How are you? Well, I hope. And washing your hands. And coughing into your elbows. Got alcohol-based gel hand sanitizer?

Q's out so I'm off. Rest deeply and thoroughly this weekend, people. Remembering always that His eye is on the sparrow. XO.

Friday, May 01, 2009

Popping in

EEG scheduled tomorrow. It's supposed to be a sleep sample, so I'm hoping the fact that he did not nap today, dropped off in his tiny recliner about nine this evening and is still sleeping now means that he's getting up at about seven, raring to go, will vroom through PT at eleven, and be flat exhausted just as they finish attaching the electrodes -- sometime around one.

Q falling asleep early afforded me about three hours of general tidying, laundry folding, sorting, and sweeping, done at a dead run. Housework, when performed properly, makes for a great workout. Especially when begun with a haircut for a squirming punkin and a bath for the same, with repeat washings of the newly trimmed hair so the leads will stick properly.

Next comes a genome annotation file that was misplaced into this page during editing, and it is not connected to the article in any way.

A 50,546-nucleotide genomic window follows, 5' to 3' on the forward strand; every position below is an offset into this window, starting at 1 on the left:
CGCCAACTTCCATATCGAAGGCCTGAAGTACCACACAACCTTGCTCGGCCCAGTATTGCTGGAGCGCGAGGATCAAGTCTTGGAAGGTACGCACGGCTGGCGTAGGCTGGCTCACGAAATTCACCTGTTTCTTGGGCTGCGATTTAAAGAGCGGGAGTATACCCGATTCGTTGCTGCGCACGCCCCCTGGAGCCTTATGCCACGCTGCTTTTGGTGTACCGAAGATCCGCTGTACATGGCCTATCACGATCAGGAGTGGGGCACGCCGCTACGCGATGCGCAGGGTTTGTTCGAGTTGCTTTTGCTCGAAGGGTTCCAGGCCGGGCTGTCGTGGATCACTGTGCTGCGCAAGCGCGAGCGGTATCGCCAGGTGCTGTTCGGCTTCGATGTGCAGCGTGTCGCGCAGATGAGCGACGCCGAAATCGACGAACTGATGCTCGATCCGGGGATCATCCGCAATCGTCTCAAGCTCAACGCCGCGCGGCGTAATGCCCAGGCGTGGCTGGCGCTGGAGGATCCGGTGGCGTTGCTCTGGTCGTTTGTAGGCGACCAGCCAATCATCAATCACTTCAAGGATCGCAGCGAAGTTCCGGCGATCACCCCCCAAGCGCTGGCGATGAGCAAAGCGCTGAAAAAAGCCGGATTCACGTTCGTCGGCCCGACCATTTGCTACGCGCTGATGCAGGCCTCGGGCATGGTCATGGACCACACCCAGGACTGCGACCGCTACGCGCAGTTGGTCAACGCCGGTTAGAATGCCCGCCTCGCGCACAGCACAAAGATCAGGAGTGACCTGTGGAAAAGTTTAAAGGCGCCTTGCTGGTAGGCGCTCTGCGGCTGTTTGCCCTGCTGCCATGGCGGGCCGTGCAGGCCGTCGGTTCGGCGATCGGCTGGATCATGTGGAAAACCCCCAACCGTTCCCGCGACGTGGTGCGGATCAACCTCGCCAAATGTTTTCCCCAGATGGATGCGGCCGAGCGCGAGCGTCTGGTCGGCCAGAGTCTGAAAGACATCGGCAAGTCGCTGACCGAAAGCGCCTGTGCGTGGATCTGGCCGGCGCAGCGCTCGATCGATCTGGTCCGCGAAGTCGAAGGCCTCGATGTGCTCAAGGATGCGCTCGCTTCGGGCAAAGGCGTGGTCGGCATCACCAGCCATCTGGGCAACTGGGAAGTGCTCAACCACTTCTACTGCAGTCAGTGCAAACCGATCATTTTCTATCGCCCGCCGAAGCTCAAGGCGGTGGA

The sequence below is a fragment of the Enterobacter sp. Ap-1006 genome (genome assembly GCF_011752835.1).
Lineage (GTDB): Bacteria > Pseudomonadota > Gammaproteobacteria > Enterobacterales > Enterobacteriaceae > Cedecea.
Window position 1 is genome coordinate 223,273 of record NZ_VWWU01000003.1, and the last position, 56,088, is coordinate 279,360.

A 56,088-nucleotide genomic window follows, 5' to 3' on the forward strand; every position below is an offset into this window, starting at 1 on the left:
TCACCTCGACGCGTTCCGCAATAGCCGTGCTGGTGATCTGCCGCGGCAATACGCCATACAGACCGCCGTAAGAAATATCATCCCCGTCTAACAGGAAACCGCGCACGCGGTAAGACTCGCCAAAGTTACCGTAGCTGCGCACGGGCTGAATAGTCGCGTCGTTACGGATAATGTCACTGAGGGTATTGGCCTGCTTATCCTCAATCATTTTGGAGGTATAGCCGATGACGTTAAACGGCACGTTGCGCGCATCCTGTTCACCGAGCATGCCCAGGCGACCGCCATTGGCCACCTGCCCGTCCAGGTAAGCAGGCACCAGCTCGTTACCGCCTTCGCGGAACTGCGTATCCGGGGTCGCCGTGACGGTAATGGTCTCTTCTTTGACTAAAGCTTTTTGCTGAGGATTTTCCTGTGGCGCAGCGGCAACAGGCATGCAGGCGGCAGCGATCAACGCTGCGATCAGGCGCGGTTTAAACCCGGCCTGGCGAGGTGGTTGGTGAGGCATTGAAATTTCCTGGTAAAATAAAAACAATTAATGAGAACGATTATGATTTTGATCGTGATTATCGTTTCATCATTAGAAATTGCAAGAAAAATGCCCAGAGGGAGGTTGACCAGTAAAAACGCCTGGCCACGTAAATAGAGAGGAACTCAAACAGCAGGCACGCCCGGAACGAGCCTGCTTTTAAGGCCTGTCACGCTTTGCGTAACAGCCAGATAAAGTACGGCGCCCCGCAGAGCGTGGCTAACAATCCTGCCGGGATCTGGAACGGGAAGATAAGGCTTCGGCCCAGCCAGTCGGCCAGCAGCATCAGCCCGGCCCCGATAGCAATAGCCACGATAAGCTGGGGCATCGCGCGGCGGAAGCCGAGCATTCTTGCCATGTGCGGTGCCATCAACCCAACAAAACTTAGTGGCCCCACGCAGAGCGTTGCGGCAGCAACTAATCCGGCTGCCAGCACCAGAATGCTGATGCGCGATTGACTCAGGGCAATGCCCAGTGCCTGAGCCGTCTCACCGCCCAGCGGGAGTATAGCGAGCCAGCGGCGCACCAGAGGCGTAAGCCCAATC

I know I had more to tell, but I'm about done in. There's more to finish in the morning before therapy and the dash to the lab, so I'm turning in.

Prayers, please, that they'll get what they're looking for tomorrow, so we don't have to do an inpatient study. Thanks much. Hope you're enjoying a good sleep now and will have a lovely Friday. Extra hugs for those littles and their mamas and/or papas.